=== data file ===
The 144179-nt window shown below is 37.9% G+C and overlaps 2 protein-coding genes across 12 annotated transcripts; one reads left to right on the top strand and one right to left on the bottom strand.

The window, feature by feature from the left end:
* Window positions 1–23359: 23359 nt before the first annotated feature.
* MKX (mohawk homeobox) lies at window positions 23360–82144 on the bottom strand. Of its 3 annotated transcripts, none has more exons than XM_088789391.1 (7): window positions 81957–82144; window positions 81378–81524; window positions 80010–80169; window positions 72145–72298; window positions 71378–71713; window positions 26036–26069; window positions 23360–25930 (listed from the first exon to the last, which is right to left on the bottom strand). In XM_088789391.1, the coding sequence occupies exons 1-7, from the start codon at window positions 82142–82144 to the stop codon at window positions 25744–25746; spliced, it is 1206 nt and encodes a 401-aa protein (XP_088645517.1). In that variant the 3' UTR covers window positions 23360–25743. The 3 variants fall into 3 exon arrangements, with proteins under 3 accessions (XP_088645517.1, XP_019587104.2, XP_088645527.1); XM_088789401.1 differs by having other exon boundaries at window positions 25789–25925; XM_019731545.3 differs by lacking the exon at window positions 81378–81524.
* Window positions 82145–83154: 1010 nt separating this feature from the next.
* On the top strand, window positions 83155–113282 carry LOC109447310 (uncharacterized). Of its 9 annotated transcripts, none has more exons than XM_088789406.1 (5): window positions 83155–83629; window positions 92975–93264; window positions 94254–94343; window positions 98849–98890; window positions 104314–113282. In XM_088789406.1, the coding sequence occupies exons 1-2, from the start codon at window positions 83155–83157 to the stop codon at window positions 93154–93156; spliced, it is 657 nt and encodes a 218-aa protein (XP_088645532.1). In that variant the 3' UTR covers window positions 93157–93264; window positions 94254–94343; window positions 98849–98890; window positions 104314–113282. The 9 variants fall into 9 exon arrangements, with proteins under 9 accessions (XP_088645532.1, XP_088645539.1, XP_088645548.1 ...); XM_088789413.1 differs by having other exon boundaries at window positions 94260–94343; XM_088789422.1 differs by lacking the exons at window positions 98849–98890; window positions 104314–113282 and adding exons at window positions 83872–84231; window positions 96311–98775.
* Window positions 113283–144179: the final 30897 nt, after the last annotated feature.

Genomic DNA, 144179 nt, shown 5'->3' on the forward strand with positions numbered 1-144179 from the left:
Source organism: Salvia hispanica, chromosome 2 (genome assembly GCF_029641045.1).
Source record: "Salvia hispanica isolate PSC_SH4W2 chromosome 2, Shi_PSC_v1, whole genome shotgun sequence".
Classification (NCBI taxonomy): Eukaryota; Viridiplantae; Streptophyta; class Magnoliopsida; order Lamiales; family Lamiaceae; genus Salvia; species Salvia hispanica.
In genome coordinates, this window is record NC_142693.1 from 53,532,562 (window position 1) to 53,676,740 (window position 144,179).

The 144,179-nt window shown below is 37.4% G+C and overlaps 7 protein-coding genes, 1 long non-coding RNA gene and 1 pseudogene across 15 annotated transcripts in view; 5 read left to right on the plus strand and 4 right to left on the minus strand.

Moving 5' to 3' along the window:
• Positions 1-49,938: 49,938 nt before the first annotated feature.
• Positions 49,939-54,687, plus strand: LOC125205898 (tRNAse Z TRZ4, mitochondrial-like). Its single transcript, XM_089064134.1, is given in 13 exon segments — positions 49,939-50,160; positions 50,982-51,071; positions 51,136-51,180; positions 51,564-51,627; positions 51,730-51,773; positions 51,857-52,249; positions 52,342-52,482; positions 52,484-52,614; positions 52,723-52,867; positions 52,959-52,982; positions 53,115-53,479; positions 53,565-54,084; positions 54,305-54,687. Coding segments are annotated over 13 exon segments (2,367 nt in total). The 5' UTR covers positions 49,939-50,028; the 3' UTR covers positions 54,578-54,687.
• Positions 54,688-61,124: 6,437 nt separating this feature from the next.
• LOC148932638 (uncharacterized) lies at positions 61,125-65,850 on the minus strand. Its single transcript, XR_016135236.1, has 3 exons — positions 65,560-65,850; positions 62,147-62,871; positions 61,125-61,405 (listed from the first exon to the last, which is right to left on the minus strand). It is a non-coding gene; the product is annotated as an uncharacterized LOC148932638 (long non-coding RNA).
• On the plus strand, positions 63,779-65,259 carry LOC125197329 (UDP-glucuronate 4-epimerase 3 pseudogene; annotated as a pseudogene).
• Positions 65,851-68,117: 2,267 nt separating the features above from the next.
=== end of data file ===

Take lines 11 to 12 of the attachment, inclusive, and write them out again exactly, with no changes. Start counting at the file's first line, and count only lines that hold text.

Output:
Classification (NCBI taxonomy): Eukaryota; Viridiplantae; Streptophyta; class Magnoliopsida; order Lamiales; family Lamiaceae; genus Salvia; species Salvia hispanica.
In genome coordinates, this window is record NC_142693.1 from 53,532,562 (window position 1) to 53,676,740 (window position 144,179).